Okyenhene Osagyefo Amoatia Ofori Panin's flowery message spoke volumes. He noted: “… It has been tremendous and immense development, promotion and the advancement of Asanteman, and by extension, the Nation of Ghana, mainly in the fields of education, cultural diversity, health, just to mention a few. You have brought profound respect to the institution of chieftaincy – we salute you.”
Yaa-Naa Abukari II, the eminent royal of Dagbon, was all-praise for Otumfuo for the “extraordinary sacrifice” he made in resolving the near-intractable Dagbon conflict. He noted: “The Asante royal family and the people of Asante should feel proud that their King, because of his wisdom, steadfastness, tact, and diplomacy, was made Chairman of the Mediation Committee to restore peace to Dagbon. You successfully accomplished the mission to the administration of the people of Dagbon and Ghana.”
The ride of his entourage on horseback, the enthusiasm of his people in Kumasi and his genuine display of brotherliness made an elated Yaa-Naa love the atmosphere, especially when the King of Asante noted: “I will appeal to the President, former Presidents and political party leaders to work towards deepening the peace and unity of this country to boost proper development to enhance the lives of the citizenry”.
J. Rawlings's enchanting message read: “… (his) relationship with the leadership of various political parties has contributed to the deepening of political development. He has on multiple occasions intervened when deep-seated differences have arisen between major political players without allowing the allure of political bias to cloud his better judgment.” So, now you see why he is called 'King Solomon'? Nana, nya nkwa daa!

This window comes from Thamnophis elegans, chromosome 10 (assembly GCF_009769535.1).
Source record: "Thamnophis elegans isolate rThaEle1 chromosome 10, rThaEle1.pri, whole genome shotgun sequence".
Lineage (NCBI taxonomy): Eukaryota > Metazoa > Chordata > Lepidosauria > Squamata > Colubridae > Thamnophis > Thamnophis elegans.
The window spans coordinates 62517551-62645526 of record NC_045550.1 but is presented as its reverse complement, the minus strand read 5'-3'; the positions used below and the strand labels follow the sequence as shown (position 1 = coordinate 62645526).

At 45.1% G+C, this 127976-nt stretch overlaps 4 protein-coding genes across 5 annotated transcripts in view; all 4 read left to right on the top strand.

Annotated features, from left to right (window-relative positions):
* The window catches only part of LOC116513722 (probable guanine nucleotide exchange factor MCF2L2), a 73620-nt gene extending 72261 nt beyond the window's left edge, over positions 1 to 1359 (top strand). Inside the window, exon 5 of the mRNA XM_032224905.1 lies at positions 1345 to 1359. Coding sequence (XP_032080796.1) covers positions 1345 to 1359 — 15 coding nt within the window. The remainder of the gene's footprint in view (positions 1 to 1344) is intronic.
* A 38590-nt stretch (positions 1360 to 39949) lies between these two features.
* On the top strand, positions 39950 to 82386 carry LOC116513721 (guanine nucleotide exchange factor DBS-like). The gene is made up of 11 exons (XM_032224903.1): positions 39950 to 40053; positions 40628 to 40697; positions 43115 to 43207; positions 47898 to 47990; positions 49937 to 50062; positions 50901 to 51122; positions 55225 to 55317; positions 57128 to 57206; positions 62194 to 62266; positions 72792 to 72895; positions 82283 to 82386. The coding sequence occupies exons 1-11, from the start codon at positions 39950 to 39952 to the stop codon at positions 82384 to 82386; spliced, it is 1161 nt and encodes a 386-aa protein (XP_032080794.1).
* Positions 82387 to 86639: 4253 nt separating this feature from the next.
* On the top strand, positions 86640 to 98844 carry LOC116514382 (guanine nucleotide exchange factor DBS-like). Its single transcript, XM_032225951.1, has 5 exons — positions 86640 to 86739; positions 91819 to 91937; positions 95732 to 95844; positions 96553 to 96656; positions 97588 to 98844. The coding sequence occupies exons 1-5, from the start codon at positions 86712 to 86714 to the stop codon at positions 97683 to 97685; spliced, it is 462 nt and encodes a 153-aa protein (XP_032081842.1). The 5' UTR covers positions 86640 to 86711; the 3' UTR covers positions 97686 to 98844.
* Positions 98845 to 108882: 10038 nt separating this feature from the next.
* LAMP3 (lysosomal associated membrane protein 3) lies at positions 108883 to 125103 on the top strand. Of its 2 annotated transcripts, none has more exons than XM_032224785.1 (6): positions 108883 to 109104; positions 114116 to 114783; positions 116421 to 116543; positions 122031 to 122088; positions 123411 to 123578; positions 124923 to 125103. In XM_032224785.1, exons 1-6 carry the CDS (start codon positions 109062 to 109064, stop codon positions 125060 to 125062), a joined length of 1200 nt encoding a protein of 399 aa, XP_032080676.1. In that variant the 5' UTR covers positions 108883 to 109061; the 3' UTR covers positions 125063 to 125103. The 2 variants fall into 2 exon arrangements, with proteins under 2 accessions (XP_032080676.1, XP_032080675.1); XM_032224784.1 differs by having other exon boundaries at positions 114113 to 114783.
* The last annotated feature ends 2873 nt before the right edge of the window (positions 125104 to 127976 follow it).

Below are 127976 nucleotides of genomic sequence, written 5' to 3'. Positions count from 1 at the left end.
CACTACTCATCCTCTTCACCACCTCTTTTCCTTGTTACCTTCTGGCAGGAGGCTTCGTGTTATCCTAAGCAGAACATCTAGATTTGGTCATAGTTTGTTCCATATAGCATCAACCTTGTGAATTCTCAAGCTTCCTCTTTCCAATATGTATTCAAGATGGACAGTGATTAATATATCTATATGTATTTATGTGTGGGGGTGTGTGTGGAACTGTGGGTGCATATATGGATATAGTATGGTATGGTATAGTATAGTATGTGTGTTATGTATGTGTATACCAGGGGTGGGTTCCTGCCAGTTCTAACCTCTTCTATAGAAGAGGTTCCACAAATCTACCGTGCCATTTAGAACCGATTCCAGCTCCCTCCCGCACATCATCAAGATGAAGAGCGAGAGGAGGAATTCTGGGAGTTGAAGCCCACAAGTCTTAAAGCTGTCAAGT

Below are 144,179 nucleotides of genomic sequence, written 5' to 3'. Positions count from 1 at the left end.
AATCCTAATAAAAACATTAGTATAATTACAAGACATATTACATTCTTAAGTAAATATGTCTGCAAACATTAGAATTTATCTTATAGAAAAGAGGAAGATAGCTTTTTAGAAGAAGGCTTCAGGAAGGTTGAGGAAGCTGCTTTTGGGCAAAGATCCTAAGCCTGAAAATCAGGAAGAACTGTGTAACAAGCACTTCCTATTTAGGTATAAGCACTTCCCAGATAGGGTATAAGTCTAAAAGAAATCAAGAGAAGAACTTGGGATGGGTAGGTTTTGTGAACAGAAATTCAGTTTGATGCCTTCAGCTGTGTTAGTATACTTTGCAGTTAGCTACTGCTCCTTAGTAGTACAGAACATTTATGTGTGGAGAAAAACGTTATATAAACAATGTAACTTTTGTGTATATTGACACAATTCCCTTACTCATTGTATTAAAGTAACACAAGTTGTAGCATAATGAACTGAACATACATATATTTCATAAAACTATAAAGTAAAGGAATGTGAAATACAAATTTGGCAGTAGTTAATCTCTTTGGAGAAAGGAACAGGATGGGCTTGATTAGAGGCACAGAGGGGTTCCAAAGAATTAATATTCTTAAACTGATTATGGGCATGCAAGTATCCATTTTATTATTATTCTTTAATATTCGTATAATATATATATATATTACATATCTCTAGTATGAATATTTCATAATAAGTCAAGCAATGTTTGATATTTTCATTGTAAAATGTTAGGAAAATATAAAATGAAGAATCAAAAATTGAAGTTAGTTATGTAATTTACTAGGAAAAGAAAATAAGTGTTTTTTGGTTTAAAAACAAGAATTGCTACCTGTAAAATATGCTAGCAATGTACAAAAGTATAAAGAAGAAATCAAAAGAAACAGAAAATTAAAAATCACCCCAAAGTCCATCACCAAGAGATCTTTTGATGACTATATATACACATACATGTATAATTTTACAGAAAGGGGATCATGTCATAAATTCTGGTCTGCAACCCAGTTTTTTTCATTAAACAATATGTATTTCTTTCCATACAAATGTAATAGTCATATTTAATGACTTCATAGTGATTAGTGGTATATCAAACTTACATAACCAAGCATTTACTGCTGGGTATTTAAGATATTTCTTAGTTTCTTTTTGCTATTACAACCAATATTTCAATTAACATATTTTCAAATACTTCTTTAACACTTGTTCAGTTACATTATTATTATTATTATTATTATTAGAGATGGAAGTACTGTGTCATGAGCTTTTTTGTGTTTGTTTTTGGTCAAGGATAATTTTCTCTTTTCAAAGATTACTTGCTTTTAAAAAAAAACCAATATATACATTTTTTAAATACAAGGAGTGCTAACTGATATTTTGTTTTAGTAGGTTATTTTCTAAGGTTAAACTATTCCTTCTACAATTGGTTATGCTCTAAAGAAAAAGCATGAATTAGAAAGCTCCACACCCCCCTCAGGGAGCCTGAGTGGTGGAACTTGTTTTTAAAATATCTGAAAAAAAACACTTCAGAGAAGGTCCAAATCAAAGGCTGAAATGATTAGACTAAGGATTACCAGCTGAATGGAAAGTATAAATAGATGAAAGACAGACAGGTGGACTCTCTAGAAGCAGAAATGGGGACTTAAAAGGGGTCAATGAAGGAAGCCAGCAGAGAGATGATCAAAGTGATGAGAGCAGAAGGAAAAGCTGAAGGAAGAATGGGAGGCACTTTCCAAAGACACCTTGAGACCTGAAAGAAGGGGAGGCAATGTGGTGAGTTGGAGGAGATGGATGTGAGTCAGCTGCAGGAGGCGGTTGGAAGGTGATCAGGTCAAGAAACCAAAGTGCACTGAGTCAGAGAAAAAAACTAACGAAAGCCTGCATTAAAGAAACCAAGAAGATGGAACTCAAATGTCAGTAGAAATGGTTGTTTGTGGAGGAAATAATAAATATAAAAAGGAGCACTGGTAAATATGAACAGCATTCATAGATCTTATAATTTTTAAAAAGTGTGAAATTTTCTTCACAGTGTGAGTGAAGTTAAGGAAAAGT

In his speech, the President, Nana Addo Dankwa Akufo-Addo, extolled the distinctive leadership of Otumfuo Osei Tutu II as a pillar behind Ghana's development agenda, paying tribute to his education drive and other initiatives which had not been limited to his traditional authority but the entire country. Indeed, if Henry Alfred Kissinger, U.S. Secretary of State under Presidents Nixon and Ford could be a master of “shuttle diplomacy”, Otumfuo could be dubbed a master of the “quiet diplomacy”, and as Isaac Goldberg says: “Diplomacy is to do and say the nastiest thing in the nicest way.” Of course, one cannot fault Barack Obama for saying: “In a world of complex threats, our security and leadership depend on all elements of our power – including strong and principled diplomacy.”
Back in Accra, a noble, historic event was taking place that same Sunday. The Chief Imam Sheikh Osman Nuhu Sharubutu was attending a Church Service at Christ The King Catholic Church. A happy birthday song was sang for him by the congregation led by the Parish Priest Father Andrew Campbell. A hundred years of existence in Ghana, he must have seen it all just as some of us sexagenarians, septuagenarians, octogenarians, nonagenarians: the rampage, the looting, the tortures, and as was said of Simeon (Luke 2:26-30): “And it was revealed unto him by the Holy Ghost that he should not see death, before he had seen the Lord's Messiah … Lord, now lettest thou thy servant depart in peace…” All of us alive now can depart this earth, happy in the knowledge that we are bequeathing to our offspring a peaceful Ghana, panelled into shape by our indefatigable leaders.